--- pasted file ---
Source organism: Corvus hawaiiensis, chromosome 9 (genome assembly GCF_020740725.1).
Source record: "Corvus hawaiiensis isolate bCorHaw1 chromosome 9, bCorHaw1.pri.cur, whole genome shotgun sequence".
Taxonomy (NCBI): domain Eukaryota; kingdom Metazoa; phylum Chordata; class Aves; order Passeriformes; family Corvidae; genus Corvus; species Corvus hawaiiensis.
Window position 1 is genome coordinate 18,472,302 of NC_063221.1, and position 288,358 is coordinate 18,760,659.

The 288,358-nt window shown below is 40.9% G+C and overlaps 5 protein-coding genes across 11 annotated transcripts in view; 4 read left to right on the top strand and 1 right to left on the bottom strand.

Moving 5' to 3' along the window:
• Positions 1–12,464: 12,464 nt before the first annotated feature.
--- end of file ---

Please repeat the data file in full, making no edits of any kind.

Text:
Source organism: Corvus hawaiiensis, chromosome 9 (genome assembly GCF_020740725.1).
Source record: "Corvus hawaiiensis isolate bCorHaw1 chromosome 9, bCorHaw1.pri.cur, whole genome shotgun sequence".
Taxonomy (NCBI): domain Eukaryota; kingdom Metazoa; phylum Chordata; class Aves; order Passeriformes; family Corvidae; genus Corvus; species Corvus hawaiiensis.
Window position 1 is genome coordinate 18,472,302 of NC_063221.1, and position 288,358 is coordinate 18,760,659.

The 288,358-nt window shown below is 40.9% G+C and overlaps 5 protein-coding genes across 11 annotated transcripts in view; 4 read left to right on the top strand and 1 right to left on the bottom strand.

Moving 5' to 3' along the window:
• Positions 1–12,464: 12,464 nt before the first annotated feature.